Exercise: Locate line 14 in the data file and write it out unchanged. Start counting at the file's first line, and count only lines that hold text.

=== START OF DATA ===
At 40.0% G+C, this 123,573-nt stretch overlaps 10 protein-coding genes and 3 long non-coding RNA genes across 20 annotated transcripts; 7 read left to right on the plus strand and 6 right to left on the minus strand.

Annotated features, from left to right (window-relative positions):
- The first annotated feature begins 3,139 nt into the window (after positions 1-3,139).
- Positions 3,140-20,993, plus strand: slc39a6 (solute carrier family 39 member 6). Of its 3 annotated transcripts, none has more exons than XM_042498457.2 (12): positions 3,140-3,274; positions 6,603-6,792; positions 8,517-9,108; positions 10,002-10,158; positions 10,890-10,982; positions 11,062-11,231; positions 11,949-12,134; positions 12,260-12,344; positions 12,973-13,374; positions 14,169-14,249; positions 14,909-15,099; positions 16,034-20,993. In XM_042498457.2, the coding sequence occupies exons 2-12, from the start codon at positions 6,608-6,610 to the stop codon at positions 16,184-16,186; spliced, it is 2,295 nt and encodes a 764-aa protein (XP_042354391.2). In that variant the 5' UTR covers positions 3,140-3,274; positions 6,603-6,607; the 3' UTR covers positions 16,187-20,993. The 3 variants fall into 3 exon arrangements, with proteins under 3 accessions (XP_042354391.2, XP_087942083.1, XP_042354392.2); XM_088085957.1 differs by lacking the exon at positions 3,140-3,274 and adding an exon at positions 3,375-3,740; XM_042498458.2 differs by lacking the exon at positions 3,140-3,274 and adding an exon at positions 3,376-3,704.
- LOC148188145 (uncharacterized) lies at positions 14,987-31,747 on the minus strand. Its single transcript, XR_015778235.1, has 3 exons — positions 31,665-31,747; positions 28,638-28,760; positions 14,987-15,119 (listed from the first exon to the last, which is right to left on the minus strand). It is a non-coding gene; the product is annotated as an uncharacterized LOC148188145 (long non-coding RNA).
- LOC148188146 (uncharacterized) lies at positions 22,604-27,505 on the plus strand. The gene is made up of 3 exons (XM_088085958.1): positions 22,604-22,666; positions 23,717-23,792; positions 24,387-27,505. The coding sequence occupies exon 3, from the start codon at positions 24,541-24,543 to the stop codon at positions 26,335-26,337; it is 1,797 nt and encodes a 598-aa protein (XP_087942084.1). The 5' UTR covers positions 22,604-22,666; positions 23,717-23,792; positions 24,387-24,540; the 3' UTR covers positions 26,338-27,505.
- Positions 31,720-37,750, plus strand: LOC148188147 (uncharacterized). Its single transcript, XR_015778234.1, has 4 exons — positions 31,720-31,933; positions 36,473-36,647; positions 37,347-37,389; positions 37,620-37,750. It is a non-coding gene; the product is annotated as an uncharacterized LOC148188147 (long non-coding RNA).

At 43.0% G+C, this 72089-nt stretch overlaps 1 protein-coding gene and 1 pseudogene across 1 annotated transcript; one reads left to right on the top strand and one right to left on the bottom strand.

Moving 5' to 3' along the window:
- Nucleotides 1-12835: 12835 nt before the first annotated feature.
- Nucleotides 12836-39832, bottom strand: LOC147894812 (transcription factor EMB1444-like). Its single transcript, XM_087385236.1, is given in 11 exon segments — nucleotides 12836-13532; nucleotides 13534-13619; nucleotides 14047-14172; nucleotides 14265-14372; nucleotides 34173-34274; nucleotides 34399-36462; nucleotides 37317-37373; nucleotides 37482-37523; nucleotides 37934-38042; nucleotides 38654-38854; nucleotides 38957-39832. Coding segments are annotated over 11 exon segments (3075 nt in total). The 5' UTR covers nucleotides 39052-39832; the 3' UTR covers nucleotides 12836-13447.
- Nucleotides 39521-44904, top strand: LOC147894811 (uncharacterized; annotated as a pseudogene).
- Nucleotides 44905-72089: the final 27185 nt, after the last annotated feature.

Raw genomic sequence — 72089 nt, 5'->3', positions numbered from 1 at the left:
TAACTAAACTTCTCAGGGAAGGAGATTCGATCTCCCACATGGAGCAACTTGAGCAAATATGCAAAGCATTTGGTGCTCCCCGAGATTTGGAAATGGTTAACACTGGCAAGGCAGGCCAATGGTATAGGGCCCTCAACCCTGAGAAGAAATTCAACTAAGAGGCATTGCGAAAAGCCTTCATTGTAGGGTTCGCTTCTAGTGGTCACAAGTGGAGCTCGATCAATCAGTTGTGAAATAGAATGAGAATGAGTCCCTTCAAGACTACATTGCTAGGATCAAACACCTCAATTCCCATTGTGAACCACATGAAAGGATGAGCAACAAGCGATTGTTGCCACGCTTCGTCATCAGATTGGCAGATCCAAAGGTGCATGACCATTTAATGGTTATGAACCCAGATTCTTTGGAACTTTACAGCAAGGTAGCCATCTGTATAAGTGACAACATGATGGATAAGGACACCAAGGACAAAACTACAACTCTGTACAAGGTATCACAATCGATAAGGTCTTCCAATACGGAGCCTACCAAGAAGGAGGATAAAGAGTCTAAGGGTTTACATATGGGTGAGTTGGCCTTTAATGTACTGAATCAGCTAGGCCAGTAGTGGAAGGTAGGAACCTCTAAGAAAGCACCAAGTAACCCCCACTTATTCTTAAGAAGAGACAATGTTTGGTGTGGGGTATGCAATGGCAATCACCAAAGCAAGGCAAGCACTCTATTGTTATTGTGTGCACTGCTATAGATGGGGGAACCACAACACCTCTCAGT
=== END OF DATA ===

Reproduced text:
Raw genomic sequence — 72089 nt, 5'->3', positions numbered from 1 at the left: